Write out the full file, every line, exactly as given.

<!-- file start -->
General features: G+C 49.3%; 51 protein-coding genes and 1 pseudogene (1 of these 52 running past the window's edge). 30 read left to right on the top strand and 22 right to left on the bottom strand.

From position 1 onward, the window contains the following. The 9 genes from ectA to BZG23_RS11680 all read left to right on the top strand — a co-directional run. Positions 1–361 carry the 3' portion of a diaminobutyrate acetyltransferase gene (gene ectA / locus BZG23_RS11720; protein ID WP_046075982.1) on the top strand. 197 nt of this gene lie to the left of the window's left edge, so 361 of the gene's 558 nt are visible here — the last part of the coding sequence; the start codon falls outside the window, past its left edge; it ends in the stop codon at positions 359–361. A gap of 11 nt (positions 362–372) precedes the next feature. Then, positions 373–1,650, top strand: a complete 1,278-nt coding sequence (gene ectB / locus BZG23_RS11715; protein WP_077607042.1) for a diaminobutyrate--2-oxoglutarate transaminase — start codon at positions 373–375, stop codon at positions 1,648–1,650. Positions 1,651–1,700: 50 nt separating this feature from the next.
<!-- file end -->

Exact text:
General features: G+C 49.3%; 51 protein-coding genes and 1 pseudogene (1 of these 52 running past the window's edge). 30 read left to right on the top strand and 22 right to left on the bottom strand.

From position 1 onward, the window contains the following. The 9 genes from ectA to BZG23_RS11680 all read left to right on the top strand — a co-directional run. Positions 1–361 carry the 3' portion of a diaminobutyrate acetyltransferase gene (gene ectA / locus BZG23_RS11720; protein ID WP_046075982.1) on the top strand. 197 nt of this gene lie to the left of the window's left edge, so 361 of the gene's 558 nt are visible here — the last part of the coding sequence; the start codon falls outside the window, past its left edge; it ends in the stop codon at positions 359–361. A gap of 11 nt (positions 362–372) precedes the next feature. Then, positions 373–1,650, top strand: a complete 1,278-nt coding sequence (gene ectB / locus BZG23_RS11715; protein WP_077607042.1) for a diaminobutyrate--2-oxoglutarate transaminase — start codon at positions 373–375, stop codon at positions 1,648–1,650. Positions 1,651–1,700: 50 nt separating this feature from the next.